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Govt open to further stimulus to lift economy, says DEA Secretary

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Govt open to further stimulus to lift economy, says DEA Secretary

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Finance Minister Nirmala Sitharaman had announced a slew of measures to spur demand and ramp-up capital expenditure earlier this month. This was the third stimulus package since the outbreak of the COVID-19 pandemic.

Govt open to further stimulus to lift economy, says DEA Secretary
The government is open to further stimulus measures to boost the coronavirus-hit economy, Economic Affairs Secretary Tarun Bajaj said on Wednesday.
Finance Minister Nirmala Sitharaman had announced a slew of measures to spur demand and ramp-up capital expenditure earlier this month. This was the third stimulus package since the outbreak of the COVID-19 pandemic.
The government had announced a Rs 1.70 lakh crore Pradhan Mantri Garib Kalyan Yojana (PMGKP) in March to protect the poor and vulnerable sections from the impact of the COVID-19 crisis.
It was followed by the Aatmanirbhar Bharat Abhiyan package of Rs 20.97 lakh crore in May, primarily focussed on supply-side measures and long-term reforms.
"So I think with all these efforts, and as I said, as the finance minister said, we are seeing what all other things can be done (to boost the economy)," Bajaj said while addressing a virtual event organized by CII.
Earlier this week, Sitharaman had said the option for another stimulus package had not been closed.
"I have not closed the option for another stimulus package if it comes out to be, because every time we announced one, it has been after a lot of consideration of inputs which have come from various sections of society.
"Then we sit and work it out within the ministry and Prime Minister's Office and then take a final call. So, I have not closed the option to come up with one more stimulus," Sitharaman had said.
Speaking about the capital markets, Bajaj said the government had taken many measures to deepen the market.
Citing an example, he said, "we have undertaken some reforms, and it is an ongoing process. In the last Parliament session, the Bilateral Netting of Qualified Financial Contracts Bill was converted into an Act, after the passage of both the houses and the President's assent was received."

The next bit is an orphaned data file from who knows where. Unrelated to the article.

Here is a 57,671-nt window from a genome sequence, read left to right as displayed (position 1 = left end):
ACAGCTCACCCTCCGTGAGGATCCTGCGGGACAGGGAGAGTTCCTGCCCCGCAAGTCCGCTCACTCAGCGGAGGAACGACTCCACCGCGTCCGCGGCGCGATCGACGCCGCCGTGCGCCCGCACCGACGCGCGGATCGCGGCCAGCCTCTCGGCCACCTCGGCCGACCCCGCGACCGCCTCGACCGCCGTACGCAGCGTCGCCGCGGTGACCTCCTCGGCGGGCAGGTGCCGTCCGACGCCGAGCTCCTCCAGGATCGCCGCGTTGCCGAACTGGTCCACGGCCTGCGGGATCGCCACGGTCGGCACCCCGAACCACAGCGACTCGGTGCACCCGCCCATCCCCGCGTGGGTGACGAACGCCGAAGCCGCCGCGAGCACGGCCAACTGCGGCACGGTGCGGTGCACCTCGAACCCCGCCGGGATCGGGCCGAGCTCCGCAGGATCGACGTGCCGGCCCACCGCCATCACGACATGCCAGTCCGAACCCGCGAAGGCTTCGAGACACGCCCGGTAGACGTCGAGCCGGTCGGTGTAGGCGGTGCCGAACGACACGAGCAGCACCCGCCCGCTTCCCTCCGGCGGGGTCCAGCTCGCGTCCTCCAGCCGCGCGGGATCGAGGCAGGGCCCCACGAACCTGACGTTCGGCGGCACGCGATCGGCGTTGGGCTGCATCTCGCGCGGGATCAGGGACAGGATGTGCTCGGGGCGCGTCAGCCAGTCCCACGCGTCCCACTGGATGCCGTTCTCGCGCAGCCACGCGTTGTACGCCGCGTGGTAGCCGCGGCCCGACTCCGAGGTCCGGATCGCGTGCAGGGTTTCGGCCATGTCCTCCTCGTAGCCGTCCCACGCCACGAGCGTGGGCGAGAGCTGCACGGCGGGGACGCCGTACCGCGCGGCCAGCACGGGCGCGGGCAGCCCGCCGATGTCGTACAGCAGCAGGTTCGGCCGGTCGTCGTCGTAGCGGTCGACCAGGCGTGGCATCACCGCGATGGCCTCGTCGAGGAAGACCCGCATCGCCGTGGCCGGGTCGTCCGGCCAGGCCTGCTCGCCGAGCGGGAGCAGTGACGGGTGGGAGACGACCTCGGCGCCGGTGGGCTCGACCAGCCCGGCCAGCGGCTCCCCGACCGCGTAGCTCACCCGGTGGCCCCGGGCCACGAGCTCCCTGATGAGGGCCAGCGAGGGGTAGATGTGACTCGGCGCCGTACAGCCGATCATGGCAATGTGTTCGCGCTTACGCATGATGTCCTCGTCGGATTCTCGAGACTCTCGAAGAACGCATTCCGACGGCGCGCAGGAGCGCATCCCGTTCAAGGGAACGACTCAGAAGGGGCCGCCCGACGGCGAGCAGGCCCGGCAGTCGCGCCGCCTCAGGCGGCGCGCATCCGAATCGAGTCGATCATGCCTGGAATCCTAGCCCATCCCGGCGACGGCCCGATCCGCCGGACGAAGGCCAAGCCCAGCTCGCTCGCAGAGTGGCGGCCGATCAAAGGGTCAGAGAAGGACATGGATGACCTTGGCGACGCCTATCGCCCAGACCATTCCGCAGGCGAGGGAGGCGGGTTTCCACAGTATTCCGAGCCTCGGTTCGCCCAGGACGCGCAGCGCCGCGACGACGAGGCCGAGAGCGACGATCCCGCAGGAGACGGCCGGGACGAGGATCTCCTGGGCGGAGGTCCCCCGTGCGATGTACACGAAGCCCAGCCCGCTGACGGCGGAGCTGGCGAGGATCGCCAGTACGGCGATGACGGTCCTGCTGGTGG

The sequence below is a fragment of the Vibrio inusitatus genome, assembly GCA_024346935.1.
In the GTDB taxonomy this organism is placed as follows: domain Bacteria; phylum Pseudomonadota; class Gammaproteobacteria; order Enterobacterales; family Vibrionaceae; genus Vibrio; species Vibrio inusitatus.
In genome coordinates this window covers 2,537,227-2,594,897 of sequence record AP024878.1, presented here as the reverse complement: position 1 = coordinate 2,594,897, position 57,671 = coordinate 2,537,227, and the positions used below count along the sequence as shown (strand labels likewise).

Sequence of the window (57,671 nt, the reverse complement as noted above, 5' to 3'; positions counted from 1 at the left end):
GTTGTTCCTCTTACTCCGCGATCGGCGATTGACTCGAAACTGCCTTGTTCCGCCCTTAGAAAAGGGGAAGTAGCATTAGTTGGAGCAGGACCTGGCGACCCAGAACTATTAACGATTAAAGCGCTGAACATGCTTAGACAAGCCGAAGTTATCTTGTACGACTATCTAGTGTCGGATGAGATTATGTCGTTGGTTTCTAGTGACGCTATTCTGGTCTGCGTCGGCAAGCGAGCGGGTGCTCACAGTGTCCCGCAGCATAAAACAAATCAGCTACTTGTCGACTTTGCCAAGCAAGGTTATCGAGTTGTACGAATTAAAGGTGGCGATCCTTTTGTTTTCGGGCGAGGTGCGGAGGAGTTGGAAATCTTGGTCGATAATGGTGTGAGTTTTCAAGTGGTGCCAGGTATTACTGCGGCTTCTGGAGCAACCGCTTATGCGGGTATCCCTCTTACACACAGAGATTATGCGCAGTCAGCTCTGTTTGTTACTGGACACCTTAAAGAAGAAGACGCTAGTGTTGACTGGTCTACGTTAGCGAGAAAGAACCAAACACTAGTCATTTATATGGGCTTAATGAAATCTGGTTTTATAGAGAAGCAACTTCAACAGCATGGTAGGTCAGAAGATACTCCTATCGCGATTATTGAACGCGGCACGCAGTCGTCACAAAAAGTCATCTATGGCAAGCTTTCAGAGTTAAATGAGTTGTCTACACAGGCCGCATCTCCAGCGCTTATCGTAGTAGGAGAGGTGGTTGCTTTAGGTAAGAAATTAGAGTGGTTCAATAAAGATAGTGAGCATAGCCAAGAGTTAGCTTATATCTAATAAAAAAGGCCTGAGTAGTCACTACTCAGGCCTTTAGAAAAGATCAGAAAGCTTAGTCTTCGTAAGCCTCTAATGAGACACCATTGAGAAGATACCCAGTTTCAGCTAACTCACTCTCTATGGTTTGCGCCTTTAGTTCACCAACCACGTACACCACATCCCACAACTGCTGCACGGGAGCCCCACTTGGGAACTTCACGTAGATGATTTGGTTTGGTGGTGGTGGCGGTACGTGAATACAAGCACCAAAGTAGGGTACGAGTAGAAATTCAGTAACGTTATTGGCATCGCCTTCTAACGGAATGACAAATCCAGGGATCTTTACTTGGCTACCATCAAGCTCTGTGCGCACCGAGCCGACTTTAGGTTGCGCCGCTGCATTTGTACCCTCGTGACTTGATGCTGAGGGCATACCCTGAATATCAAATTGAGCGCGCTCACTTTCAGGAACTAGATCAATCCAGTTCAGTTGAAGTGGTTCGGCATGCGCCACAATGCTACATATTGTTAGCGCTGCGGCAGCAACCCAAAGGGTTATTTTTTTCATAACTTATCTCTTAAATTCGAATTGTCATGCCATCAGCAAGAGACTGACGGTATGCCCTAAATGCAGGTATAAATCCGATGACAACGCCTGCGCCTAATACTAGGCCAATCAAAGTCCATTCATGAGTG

As per estimates, it would result in a capital saving of Rs 50,000-60,000 crore for banks alone in this whole process.
"I urge the insurance companies and the regulators in that area to look at credit default swaps now that the netting bill has been passed. And if that happens, I think it should assist the bond markets as well," he said.
Bajaj also said Sebi and the finance ministry are in touch on the 'backstop facility.'
Sebi had earlier said it plans to set up a 'backstop entity' to buy illiquid investment-grade corporate bonds from mutual funds. On the direct listing of Indian companies on overseas exchanges, Bajaj said the Companies Act amendment bill passed by Parliament recently has provisions.
"The regulations and the other guidelines are in the process of reaching a finality. I have personally held very extensive discussions with the players in this area. I think this is also another step which was waiting to happen, which will give a fillip to some of our industries and some of our so-called unicorns a chance to pick up capital," he said.
He also emphasized that the players should desist from defrauding investors as regulations in the capital market sector are mostly based on disclosure, and the 'buyer beware' principle.
"I think we need to acknowledge that and honor that. Time and again, we do see that some issues crop up in the market, which takes the confidence of the people away.
Obviously, because of these regulations, there's flexibility in the design of member-client agreements, especially the agreements of portfolio management, but there is information asymmetry, and we have recently come across a large number (of such cases)," he said.
He said the industry needs to look inwards and see what can be done, besides the steps taken by the stock exchanges and the regulator.
For example, he said the regulator has come up with some stricter regulations on AT1 bonds. He pointed to some cases of retired citizens being cajoled into buying AT1 bonds or senior citizens being pushed for insurance products that are not conducive for their age and risk profile.
"So, I think these are also issues that are important for the capital market to have a look at," he added.
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